Tuesday, September 16, 2008

Thousands of wannabee fashionistas descend upon the Ginza

To answer my own question, I was fucking crazy to even consider going to Tokyo's first H&M store on opening day. Or the first three days for that matter. Depending on whose account you believe, between 3 and 5 thousand people lined up (for 2 to 4 hours) to shop there on opening day. I am an avid believer of fashion on the cheap so I couldn't be more thrilled that H&M has gotten its ass over here, but I do not subscribe to the sheer frenzy of these people. How could I possibly know how crazy they are? you may ask. Thanks to reader XF, I am now a card-carrying member of Mixi, Japan's online "networking" community.

Granted, if I was a Japanese person reading say, gaijinpot, I would not read too far into most of the shit that is flung around the message boards there. By the same rule, I shouldn't believe everything I read on Mixi, but strangely enough I find myself having more faith in the Japanese and their use of message boards. Thanks to computers, camera phones, and Mixi I had a play by play account of the H&M opening ALL weekend. From Friday night the message board was a hub for those crazy mofos lining up the night before, and those of us at home, to check on how long the line was getting, what kind of goodies were being passed out, and finally, to receive reports from those brave soldiers returning from battle.

If you were out and about in Tokyo on the weekend, chances are you spotted people strutting around with their glossy H&M bags. I wonder if these glossy paper bags are going to be a permanent fixture to boost the company's standing/reputation, or if they will be switched for the cheap and nasty plastic bags that are used in other countries. Shopping bags are definitely a status symbol here in Tokyo and I'm not referring to when they are holding freshly-bought goods. They are used to show everyone where you have shopped, and judging by the wear and tear on some of the Gucci and LV shopping bags I've seen, often a very long time ago. The general message seems to be, I am not wearing anything from which you can derive a brand name but I did shop at Hermes a couple years ago and I'm going to keep using this tiny Chanel shopping bag (that once probably held 3000 yen nail polish) until things start falling out of the holes in the bottom. Talk about the shame I have felt riding the subway carrying a recycled grocery bag, or worse, a Gap bag! Not only do you have to compete in the brand war using your handbag in Tokyo, you have to step it up a level by also showing off the paper shopping bag it came in!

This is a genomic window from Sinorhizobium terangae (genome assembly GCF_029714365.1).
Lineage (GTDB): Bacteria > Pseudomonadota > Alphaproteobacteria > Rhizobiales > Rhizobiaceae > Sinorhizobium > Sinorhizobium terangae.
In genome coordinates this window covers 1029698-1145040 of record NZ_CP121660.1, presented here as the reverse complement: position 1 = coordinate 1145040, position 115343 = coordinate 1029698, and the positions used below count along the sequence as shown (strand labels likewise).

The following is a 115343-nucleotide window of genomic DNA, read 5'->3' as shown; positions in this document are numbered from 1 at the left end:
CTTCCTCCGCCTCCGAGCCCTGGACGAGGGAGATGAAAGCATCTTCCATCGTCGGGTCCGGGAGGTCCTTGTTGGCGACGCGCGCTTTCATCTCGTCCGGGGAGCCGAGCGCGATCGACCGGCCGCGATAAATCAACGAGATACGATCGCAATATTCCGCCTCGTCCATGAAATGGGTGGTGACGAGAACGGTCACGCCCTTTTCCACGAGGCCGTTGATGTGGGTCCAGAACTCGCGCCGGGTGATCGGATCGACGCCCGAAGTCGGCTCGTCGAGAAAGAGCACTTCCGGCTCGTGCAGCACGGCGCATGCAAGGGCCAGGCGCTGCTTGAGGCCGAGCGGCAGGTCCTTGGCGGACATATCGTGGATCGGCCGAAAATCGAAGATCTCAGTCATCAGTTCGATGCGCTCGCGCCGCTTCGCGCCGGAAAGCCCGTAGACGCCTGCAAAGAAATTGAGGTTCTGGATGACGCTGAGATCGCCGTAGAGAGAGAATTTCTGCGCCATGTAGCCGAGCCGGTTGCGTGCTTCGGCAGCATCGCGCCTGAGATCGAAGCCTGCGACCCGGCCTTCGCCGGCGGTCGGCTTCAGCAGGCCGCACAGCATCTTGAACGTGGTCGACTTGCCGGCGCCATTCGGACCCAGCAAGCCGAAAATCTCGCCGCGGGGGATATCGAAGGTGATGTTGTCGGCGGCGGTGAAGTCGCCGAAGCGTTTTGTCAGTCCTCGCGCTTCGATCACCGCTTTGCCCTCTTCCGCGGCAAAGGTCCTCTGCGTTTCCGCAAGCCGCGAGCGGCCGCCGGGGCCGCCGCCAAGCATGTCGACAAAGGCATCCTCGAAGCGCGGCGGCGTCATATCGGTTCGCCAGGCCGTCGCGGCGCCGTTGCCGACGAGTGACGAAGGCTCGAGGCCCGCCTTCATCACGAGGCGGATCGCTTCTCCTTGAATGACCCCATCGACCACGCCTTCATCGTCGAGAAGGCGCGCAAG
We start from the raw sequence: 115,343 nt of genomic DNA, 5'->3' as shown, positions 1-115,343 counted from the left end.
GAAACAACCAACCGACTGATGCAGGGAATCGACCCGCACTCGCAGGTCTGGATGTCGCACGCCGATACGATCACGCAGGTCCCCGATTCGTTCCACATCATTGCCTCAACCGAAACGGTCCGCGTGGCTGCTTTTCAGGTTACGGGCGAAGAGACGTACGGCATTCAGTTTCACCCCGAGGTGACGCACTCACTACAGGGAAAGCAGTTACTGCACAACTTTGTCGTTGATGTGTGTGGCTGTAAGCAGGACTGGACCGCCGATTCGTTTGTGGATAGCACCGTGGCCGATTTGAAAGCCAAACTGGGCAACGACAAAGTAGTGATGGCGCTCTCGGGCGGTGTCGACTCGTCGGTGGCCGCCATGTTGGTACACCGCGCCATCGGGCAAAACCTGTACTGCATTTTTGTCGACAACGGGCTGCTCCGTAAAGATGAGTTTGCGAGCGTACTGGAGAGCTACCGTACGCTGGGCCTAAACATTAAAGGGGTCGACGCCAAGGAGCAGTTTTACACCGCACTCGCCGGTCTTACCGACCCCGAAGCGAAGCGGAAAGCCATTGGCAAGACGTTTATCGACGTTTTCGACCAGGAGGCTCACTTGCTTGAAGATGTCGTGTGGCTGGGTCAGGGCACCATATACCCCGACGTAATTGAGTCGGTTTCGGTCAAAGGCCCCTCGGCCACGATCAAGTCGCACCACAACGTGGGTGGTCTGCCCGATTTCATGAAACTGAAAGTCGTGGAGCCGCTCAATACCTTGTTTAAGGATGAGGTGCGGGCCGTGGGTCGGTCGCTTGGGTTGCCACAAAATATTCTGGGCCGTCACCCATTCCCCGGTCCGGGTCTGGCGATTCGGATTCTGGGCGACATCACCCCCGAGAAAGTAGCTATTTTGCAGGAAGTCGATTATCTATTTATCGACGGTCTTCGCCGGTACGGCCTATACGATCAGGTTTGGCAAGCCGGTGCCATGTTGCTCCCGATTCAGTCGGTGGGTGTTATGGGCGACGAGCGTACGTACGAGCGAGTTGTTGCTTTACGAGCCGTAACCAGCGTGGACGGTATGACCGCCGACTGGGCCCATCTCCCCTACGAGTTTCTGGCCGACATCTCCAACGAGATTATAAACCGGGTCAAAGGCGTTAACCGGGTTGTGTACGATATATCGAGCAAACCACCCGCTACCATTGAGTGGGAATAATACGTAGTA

I was recently befriended by a secretary who mistook my fake Chanel bag (bought in an apartment off some sketchy alley in Hong Kong) for a mutual love of brands. I ran into her in the bathroom last week and she was just thrilled to show me that she had the same bag! I didn't have the heart to tell her that mine cost a fraction of what she had paid. Although really, hers would have come with a Chanel shopping bag so maybe it works out in the end.


Tornadoes28 said...

I can't believe that lady couldn't tell it was a fake Chanel bag.

hehe, "mofos" haven't heard that word in a while.

I see people in LA also using shopping bags long after they shopped at the store. A popular one is Victoria's Secret. What are they trying to tell people with that?

Green-Eyed Geisha said...

They are telling people that they know Victoria's secret. That and the fact that despite appearances, they're wearing hot lingerie.

Yu Ming Lui said...

I think the tired looking branded shopping bags are status symbols in most Asian countries. It's kinda tacky, eh?

Totally shocked at the queues in front of H&M...